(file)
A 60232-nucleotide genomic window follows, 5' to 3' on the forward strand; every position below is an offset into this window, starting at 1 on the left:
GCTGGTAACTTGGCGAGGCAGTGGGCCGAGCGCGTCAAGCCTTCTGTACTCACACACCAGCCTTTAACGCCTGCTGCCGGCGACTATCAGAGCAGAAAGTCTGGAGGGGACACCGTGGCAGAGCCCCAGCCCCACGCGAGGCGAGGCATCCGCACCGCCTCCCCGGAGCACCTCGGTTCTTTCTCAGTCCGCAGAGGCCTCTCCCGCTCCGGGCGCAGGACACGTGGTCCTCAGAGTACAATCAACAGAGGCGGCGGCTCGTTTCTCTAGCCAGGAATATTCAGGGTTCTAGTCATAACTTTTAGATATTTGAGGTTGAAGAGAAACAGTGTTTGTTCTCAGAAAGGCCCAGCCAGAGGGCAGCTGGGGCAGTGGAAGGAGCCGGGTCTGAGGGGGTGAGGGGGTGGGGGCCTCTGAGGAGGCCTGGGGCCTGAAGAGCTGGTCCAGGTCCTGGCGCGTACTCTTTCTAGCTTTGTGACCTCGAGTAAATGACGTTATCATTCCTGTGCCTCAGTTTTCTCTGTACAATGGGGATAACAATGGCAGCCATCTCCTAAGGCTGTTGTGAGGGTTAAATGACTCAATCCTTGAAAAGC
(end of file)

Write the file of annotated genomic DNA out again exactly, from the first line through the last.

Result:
A 60232-nucleotide genomic window follows, 5' to 3' on the forward strand; every position below is an offset into this window, starting at 1 on the left:
GCTGGTAACTTGGCGAGGCAGTGGGCCGAGCGCGTCAAGCCTTCTGTACTCACACACCAGCCTTTAACGCCTGCTGCCGGCGACTATCAGAGCAGAAAGTCTGGAGGGGACACCGTGGCAGAGCCCCAGCCCCACGCGAGGCGAGGCATCCGCACCGCCTCCCCGGAGCACCTCGGTTCTTTCTCAGTCCGCAGAGGCCTCTCCCGCTCCGGGCGCAGGACACGTGGTCCTCAGAGTACAATCAACAGAGGCGGCGGCTCGTTTCTCTAGCCAGGAATATTCAGGGTTCTAGTCATAACTTTTAGATATTTGAGGTTGAAGAGAAACAGTGTTTGTTCTCAGAAAGGCCCAGCCAGAGGGCAGCTGGGGCAGTGGAAGGAGCCGGGTCTGAGGGGGTGAGGGGGTGGGGGCCTCTGAGGAGGCCTGGGGCCTGAAGAGCTGGTCCAGGTCCTGGCGCGTACTCTTTCTAGCTTTGTGACCTCGAGTAAATGACGTTATCATTCCTGTGCCTCAGTTTTCTCTGTACAATGGGGATAACAATGGCAGCCATCTCCTAAGGCTGTTGTGAGGGTTAAATGACTCAATCCTTGAAAAGC